Why We Need to Vaccinate Children

Jennifer R. Povey
4 min readOct 13, 2021
Photo by Daniel Schludi on Unsplash

The U.K. is telling us how important it is.

How the U.K. and U.S. Compare

The U.S. appears to be coming out of the delta surge. And the U.K. was hit sooner. (note, most of these statistics are coming from Worldometers.info)

But in the U.K., instead of infections continuing to decline, they are plateauing at a completely unacceptable rate of between 35 and 40k a day…in a country with a population of 67.22 million. The 7 day moving average has been oscillating. It’s currently 37, 951 and trending up, but the last time it hit that point, it dropped again.

In the U.S. we currently have a 7 day moving average of 88,590, although this is a little low because of reporting delays from the “holiday.” (Don’t get me started, okay). Before that, we had a 7 day moving average of about 100,000 and trending down. Our population is 329.5 million.

So, the U.K. has about 20% of the population of the U.S. For them to be doing as well as us, their rate would have to be at 20,000 and trending down…a bit more than half of what it is.

In other words, right now, we are doing almost twice as well controlling COVID as the U.K. even though their vaccine rate by population is slightly higher…67.3 percent as opposed to 65.5 by total population at time of writing.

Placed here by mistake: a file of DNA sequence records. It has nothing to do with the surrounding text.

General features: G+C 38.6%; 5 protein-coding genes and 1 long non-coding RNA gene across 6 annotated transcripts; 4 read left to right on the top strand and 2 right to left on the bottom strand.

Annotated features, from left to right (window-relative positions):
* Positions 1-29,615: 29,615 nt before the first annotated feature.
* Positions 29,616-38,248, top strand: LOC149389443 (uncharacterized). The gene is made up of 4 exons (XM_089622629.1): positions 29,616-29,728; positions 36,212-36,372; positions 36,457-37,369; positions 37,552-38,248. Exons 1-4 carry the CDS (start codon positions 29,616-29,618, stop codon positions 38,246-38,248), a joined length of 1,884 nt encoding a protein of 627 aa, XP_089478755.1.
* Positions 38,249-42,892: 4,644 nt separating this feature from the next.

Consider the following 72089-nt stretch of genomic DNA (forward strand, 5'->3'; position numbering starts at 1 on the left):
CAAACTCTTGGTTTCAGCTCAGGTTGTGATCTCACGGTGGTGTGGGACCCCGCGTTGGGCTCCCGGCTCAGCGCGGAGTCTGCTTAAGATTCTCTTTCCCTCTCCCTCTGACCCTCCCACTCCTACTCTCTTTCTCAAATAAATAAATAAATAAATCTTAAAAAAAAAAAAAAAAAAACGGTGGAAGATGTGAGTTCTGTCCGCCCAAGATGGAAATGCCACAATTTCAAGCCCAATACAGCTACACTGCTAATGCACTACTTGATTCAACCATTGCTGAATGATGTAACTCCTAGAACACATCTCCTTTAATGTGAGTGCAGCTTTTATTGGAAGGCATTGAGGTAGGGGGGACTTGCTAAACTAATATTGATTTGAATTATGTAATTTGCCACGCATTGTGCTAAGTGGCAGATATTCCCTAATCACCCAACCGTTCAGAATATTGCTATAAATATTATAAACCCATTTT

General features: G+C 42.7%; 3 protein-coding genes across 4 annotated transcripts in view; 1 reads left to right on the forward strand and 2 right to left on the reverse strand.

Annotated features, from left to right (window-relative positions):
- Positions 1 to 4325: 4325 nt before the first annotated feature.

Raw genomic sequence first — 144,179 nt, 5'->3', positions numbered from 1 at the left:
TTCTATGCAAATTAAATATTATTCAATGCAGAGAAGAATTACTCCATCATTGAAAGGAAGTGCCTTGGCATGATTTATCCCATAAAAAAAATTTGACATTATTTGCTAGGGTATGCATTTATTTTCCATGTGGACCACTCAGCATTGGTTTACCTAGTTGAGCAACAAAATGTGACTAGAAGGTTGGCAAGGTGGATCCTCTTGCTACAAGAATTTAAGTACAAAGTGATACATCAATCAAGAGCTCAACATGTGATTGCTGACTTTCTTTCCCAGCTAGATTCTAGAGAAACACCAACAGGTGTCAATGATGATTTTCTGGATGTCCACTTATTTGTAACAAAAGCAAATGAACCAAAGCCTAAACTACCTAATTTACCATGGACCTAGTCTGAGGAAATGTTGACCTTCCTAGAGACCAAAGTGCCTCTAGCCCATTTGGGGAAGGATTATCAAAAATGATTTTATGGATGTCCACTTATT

What gives?

Let’s look at another part of the picture. Deaths.

The 7 day average of COVID deaths in the U.K. is currently 113. In the U.S. it is 1423. For us to be doing the same on deaths, they would have to have a moving average of 284.

Okay, so we are doing about twice as well on preventing spread…and between half and a third as well at preventing deaths.

What does this tell us?

It tells us that the spread in the U.K. is probably amongst a population less likely to die. They’re doing a bit better at protecting vulnerable populations, which is good.

But…it points a finger.

Photo by Daiga Ellaby on Unsplash

Child Vaccinations in the U.K…

Jennifer R. Povey

I write about fantasy, science fiction and horror, LGBT issues, travel, and social issues.